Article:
FFII and IP Justice file Bilski Amicus Brief to the U.S. Supreme Court

Washington DC, 6 October 2009 — The Foundation for a Free Informational Infrastructure (FFII) and IP Justice filed an Amicus Curiae Brief to the U.S. Supreme Court. The case Bilski v. Kappos is expected to become a landmark ruling on the future of the U.S. patent system. The joint Brief explains the interlink of software and business methods, and points out alternatives to the so called Machine-or-Transformation test used for categorizing patents.

Bilski v. Kappos, currently pending before the U.S. Supreme Court, is considered the single most important decision worldwide on the issue of patents on business methods, software and algorithms since the rejection of the Software Patents Directive by the European Parliament.

“In Europe there still exists a myth of ‘anything goes’ as far as patentability in the US is concerned, although the Supreme Court has laid down rather strict rules on what is eligible subject matter – and what is not.” says Laura Creighton, a Swedish entrepreneur.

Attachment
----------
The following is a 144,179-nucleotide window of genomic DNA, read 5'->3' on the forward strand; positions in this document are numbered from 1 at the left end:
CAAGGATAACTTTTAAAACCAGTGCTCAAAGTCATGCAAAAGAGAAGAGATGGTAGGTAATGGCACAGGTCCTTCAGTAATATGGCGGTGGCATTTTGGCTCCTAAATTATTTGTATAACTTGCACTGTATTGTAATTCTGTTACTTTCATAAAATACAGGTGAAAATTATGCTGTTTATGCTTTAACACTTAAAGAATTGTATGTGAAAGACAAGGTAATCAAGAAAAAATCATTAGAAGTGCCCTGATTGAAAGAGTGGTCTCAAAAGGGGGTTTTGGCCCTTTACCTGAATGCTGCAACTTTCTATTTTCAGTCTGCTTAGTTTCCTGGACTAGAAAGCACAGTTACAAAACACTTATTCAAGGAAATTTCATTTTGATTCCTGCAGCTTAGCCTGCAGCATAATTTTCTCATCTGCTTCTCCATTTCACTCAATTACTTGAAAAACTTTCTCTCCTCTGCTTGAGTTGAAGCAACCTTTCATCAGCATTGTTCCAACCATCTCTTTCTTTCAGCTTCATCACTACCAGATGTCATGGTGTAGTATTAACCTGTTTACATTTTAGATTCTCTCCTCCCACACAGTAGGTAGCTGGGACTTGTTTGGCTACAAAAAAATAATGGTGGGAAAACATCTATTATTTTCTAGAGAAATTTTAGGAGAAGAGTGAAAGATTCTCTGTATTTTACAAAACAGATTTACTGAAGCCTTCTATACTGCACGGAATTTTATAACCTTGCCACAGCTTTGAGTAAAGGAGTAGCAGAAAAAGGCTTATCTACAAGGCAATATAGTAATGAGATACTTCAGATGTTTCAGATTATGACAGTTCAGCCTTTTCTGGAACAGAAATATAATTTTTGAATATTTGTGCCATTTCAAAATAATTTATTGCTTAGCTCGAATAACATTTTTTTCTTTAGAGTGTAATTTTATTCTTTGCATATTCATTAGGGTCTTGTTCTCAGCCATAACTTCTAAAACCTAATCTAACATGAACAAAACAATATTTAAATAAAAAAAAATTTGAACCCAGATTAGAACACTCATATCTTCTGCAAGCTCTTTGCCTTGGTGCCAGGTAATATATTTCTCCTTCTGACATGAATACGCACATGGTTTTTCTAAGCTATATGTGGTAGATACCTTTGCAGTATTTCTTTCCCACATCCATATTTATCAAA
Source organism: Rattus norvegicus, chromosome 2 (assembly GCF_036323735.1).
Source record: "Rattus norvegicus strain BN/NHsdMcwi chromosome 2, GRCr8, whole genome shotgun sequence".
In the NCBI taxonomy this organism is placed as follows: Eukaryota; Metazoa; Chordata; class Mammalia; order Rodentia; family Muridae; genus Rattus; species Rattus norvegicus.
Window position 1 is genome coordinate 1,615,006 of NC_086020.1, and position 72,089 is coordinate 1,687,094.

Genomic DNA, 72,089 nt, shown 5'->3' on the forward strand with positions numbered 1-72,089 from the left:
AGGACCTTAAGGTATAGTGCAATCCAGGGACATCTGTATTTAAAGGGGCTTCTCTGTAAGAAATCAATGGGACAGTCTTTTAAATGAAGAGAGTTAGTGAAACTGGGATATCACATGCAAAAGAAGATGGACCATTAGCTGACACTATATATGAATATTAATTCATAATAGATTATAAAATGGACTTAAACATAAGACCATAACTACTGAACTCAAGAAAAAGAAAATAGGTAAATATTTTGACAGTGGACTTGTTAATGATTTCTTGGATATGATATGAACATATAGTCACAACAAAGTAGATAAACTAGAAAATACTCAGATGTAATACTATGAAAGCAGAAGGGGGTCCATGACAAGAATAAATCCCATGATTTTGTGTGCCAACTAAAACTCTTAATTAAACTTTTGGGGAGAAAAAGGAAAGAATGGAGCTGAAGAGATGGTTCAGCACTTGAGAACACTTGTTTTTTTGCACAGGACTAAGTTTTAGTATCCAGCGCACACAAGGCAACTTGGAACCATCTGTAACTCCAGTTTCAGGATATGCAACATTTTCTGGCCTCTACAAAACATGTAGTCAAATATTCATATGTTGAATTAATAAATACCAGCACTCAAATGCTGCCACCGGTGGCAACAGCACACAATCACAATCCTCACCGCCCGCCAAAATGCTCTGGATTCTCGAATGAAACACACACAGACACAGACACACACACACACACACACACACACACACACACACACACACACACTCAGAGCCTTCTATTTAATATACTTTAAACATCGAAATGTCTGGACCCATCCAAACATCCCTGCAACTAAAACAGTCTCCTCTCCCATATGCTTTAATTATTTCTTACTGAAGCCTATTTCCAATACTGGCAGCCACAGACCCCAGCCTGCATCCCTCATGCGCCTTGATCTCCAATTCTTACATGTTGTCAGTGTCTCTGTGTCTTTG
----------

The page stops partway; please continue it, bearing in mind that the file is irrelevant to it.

“Software literally consists of abstract ideas”, explains Dr. Peter Gerwinski from the FFII Bilski Working Group. “We have asked the Supreme Court to consider some practical realities and to formulate a test that preserves the traditional exclusion of abstract ideas from the field of patentable material.”

FFII Secretary André Rebentisch highlights the transatlantic significance: “It is a delicate challenge of the U.S. Supreme Court: to find an applicable tests for patent examination of business methods. We lack a definite yardstick, a ‘quadrature of the patent’. We cannot wait to see the Supreme Court’s approach because it will shape the international harmonization debate.”


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The FFII is a not-for-profit association active in over fifty countries, dedicated to the development of information goods for the public benefit, based on copyright, free competition, and open standards. More than 1000 members, 3,500 companies and 100,000 supporters have entrusted the FFII to act as their voice in public policy questions concerning exclusion rights in data processing.

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